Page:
Download Free An American Sickness How Healthcare Became Big Business And How You Can Take It Back Book in PDF and EPUB Free Download. You can read online An American Sickness How Healthcare Became Big Business And How You Can Take It Back and write the review.

A New York Times bestseller A Washington Post Notable Book of the Year At a moment of drastic political upheaval, An American Sickness is a shocking investigation into our dysfunctional healthcare system - and offers practical solutions to its myriad problems. In these troubled times, perhaps no institution has unraveled more quickly and more completely than American medicine. In only a few decades, the medical system has been overrun by organizations seeking to exploit for profit the trust that vulnerable and sick Americans place in their healthcare. Our politicians have proven themselves either unwilling or incapable of reining in the increasingly outrageous costs faced by patients, and market-based solutions only seem to funnel larger and larger sums of our money into the hands of corporations. Impossibly high insurance premiums and inexplicably large bills have become facts of life; fatalism has set in. Very quickly Americans have been made to accept paying more for less. How did things get so bad so fast? Breaking down this monolithic business into the individual industries—the hospitals, doctors, insurance companies, and drug manufacturers—that together constitute our healthcare system, Rosenthal exposes the recent evolution of American medicine as never before. How did healthcare, the caring endeavor, become healthcare, the highly profitable industry? Hospital systems, which are managed by business executives, behave like predatory lenders, hounding patients and seizing their homes. Research charities are in bed with big pharmaceutical companies, which surreptitiously profit from the donations made by working people. Patients receive bills in code, from entrepreneurial doctors they never even saw. The system is in tatters, but we can fight back. Dr. Elisabeth Rosenthal doesn't just explain the symptoms, she diagnoses and treats the disease itself. In clear and practical terms, she spells out exactly how to decode medical doublespeak, avoid the pitfalls of the pharmaceuticals racket, and get the care you and your family deserve. She takes you inside the doctor-patient relationship and to hospital C-suites, explaining step-by-step the workings of a system badly lacking transparency. This is about what we can do, as individual patients, both to navigate the maze that is American healthcare and also to demand far-reaching reform. An American Sickness is the frontline defense against a healthcare system that no longer has our well-being at heart.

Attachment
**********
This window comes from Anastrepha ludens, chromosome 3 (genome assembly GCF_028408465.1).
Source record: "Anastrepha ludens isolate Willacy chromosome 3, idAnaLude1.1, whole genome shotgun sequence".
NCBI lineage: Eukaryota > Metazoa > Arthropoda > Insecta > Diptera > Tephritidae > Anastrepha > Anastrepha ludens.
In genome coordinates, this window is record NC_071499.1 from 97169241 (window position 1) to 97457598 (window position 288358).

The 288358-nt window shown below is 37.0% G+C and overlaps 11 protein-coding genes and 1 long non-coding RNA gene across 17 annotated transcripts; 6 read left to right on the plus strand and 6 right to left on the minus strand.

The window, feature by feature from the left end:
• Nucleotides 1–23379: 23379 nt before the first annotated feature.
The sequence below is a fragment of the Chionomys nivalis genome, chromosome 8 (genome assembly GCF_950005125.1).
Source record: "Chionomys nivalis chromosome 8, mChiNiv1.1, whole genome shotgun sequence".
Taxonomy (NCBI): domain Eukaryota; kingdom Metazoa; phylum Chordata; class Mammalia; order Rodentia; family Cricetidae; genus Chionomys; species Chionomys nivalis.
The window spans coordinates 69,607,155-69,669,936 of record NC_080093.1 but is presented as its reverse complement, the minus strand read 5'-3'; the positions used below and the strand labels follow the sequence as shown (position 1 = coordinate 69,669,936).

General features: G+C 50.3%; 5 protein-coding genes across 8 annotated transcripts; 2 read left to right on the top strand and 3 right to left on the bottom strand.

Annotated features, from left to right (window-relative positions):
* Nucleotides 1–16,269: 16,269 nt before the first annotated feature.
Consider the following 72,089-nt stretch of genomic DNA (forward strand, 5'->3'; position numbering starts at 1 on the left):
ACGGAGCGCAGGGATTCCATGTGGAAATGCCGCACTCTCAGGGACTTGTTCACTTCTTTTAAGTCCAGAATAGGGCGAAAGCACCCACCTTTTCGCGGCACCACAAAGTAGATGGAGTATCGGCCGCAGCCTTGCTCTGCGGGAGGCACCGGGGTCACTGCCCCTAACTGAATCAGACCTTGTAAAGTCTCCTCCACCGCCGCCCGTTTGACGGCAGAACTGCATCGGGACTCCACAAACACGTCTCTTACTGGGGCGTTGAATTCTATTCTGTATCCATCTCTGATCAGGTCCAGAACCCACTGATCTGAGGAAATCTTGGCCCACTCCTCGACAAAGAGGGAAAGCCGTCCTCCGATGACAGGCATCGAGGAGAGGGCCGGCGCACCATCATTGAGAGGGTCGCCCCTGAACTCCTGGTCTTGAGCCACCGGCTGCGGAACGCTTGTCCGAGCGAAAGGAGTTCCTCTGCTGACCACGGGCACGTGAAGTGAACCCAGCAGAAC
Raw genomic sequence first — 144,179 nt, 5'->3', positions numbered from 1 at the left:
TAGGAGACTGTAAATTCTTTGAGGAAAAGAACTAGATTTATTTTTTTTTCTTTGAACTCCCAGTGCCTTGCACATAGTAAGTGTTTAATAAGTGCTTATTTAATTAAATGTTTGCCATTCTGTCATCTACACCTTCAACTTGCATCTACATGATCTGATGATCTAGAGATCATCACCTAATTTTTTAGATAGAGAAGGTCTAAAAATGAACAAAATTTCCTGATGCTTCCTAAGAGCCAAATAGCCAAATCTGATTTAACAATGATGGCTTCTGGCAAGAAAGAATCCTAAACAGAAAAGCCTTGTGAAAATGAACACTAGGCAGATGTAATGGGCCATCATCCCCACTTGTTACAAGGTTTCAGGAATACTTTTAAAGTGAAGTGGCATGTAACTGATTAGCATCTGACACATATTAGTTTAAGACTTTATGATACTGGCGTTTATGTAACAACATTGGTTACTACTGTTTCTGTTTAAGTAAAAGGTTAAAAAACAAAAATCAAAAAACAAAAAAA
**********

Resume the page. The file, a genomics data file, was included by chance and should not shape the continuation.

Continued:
Que nous souffrions d'un excès de poids chronique, d'une addiction, d'un développement de carrière insatisfaisant, de relations avec les autres frustrantes à répétition, d'une créativité étouffée, nous avons souvent tendance à penser que seul un changement radical, rapide, spectaculaire peut nous sortir de là. Et nous voilà presque découragés à l'avance devant l'ampleur de la tâche. Ou alors, une fois passée la bouffée d'enthousiasme initial, nous retombons dans nos anciens travers - et nous reprenons les kilos perdus. Or il existe une alternative pour atteindre ses ambitions, une méthode simple consistant à se fixer des objectifs modestes et progressifs, si faciles qu'il est impossible d'échouer. C'est le kaizen, utilisé par des entreprises dans le Japon de l'après-guerre, et que l'auteur, psychologue, a mis en pratique avec des patients, dont il relate ici les histoires. Appliqué dans des domaines aussi divers que l'épanouissement professionnel ou affectif, le développement de la créativité, la prise en charge de sa santé et de son corps, le kaizen, explique l'auteur, constitue une sorte d'auto-entraînement menant à un succès durable. Une analyse de nos comportements pleine de finesse et de compréhension, des exercices pratiques et des astuces qui nous aideront à dépasser nos résistances.